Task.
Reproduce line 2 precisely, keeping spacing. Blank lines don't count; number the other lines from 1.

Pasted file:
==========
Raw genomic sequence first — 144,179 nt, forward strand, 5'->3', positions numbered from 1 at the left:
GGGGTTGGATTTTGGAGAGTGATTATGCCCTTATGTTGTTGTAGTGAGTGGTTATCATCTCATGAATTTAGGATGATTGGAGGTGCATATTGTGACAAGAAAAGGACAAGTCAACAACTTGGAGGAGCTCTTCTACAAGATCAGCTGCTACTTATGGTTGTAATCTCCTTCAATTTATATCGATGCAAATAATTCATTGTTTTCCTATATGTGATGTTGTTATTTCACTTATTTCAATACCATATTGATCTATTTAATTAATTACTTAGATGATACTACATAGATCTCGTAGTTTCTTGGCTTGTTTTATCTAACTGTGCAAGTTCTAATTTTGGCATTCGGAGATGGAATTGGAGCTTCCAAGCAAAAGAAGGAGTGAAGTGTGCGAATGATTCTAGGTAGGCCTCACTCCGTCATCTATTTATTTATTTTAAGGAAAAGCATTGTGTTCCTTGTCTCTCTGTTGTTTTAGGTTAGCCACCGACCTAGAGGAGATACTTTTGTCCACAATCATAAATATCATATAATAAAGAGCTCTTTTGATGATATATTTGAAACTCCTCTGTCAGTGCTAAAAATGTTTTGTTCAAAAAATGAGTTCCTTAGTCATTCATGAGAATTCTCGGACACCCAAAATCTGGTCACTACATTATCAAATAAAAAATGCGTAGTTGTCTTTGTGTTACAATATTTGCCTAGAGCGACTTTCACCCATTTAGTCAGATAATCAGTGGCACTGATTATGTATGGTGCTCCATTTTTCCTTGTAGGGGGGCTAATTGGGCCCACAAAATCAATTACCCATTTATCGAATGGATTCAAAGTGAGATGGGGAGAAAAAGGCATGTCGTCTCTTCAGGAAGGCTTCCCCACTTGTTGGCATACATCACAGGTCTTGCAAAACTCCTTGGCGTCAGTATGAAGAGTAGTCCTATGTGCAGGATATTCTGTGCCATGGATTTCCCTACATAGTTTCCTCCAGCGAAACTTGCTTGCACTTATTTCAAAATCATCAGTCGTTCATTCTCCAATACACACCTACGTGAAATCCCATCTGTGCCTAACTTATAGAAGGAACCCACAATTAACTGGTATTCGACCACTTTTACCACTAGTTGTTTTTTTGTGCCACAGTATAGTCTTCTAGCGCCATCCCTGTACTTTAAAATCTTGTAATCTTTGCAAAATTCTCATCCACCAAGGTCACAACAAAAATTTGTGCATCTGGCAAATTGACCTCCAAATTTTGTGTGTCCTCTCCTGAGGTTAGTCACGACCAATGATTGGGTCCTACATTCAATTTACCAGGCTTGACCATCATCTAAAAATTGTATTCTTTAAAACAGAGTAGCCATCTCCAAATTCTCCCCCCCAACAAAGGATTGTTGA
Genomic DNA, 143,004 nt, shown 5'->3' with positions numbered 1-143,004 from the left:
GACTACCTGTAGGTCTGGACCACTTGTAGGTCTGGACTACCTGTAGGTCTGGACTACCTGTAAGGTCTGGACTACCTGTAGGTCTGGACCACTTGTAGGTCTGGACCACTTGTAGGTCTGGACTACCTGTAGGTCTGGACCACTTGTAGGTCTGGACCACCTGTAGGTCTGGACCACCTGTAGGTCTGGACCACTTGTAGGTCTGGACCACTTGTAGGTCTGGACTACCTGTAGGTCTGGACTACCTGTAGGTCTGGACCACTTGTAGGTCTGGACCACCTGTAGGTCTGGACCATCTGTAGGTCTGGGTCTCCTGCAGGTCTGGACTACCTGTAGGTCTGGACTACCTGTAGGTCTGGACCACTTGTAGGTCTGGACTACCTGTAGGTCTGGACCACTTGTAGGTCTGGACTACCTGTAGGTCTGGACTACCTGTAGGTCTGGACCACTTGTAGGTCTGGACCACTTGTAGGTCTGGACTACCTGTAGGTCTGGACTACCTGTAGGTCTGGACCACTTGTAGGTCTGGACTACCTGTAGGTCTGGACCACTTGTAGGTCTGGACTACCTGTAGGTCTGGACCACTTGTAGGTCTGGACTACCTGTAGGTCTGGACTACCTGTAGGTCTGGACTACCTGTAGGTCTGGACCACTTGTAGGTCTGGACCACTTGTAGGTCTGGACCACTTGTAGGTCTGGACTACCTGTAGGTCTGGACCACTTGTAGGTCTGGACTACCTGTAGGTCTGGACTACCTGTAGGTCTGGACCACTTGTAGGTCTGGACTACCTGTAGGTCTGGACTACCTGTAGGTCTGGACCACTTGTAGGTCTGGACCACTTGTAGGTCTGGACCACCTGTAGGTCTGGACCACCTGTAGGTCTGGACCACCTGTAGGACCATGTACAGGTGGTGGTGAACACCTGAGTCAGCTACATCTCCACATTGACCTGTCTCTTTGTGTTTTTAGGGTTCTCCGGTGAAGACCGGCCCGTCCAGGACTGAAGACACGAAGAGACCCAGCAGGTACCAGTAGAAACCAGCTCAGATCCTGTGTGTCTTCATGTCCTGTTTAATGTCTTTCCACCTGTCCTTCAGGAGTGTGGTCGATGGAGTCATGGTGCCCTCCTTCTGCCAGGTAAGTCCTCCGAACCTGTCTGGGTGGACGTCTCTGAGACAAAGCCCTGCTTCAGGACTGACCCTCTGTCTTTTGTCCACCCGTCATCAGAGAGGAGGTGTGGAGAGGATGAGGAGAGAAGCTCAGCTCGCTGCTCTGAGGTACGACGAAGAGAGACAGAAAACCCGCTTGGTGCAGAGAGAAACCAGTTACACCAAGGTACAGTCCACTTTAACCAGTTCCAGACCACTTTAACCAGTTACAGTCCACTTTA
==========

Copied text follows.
GGGGTTGGATTTTGGAGAGTGATTATGCCCTTATGTTGTTGTAGTGAGTGGTTATCATCTCATGAATTTAGGATGATTGGAGGTGCATATTGTGACAAGAAAAGGACAAGTCAACAACTTGGAGGAGCTCTTCTACAAGATCAGCTGCTACTTATGGTTGTAATCTCCTTCAATTTATATCGATGCAAATAATTCATTGTTTTCCTATATGTGATGTTGTTATTTCACTTATTTCAATACCATATTGATCTATTTAATTAATTACTTAGATGATACTACATAGATCTCGTAGTTTCTTGGCTTGTTTTATCTAACTGTGCAAGTTCTAATTTTGGCATTCGGAGATGGAATTGGAGCTTCCAAGCAAAAGAAGGAGTGAAGTGTGCGAATGATTCTAGGTAGGCCTCACTCCGTCATCTATTTATTTATTTTAAGGAAAAGCATTGTGTTCCTTGTCTCTCTGTTGTTTTAGGTTAGCCACCGACCTAGAGGAGATACTTTTGTCCACAATCATAAATATCATATAATAAAGAGCTCTTTTGATGATATATTTGAAACTCCTCTGTCAGTGCTAAAAATGTTTTGTTCAAAAAATGAGTTCCTTAGTCATTCATGAGAATTCTCGGACACCCAAAATCTGGTCACTACATTATCAAATAAAAAATGCGTAGTTGTCTTTGTGTTACAATATTTGCCTAGAGCGACTTTCACCCATTTAGTCAGATAATCAGTGGCACTGATTATGTATGGTGCTCCATTTTTCCTTGTAGGGGGGCTAATTGGGCCCACAAAATCAATTACCCATTTATCGAATGGATTCAAAGTGAGATGGGGAGAAAAAGGCATGTCGTCTCTTCAGGAAGGCTTCCCCACTTGTTGGCATACATCACAGGTCTTGCAAAACTCCTTGGCGTCAGTATGAAGAGTAGTCCTATGTGCAGGATATTCTGTGCCATGGATTTCCCTACATAGTTTCCTCCAGCGAAACTTGCTTGCACTTATTTCAAAATCATCAGTCGTTCATTCTCCAATACACACCTACGTGAAATCCCATCTGTGCCTAACTTATAGAAGGAACCCACAATTAACTGGTATTCGACCACTTTTACCACTAGTTGTTTTTTTGTGCCACAGTATAGTCTTCTAGCGCCATCCCTGTACTTTAAAATCTTGTAATCTTTGCAAAATTCTCATCCACCAAGGTCACAACAAAAATTTGTGCATCTGGCAAATTGACCTCCAAATTTTGTGTGTCCTCTCCTGAGGTTAGTCACGACCAATGATTGGGTCCTACATTCAATTTACCAGGCTTGACCATCATCTAAAAATTGTATTCTTTAAAACAGAGTAGCCATCTCCAAATTCTCCCCCCCAACAAAGGATTGTTGA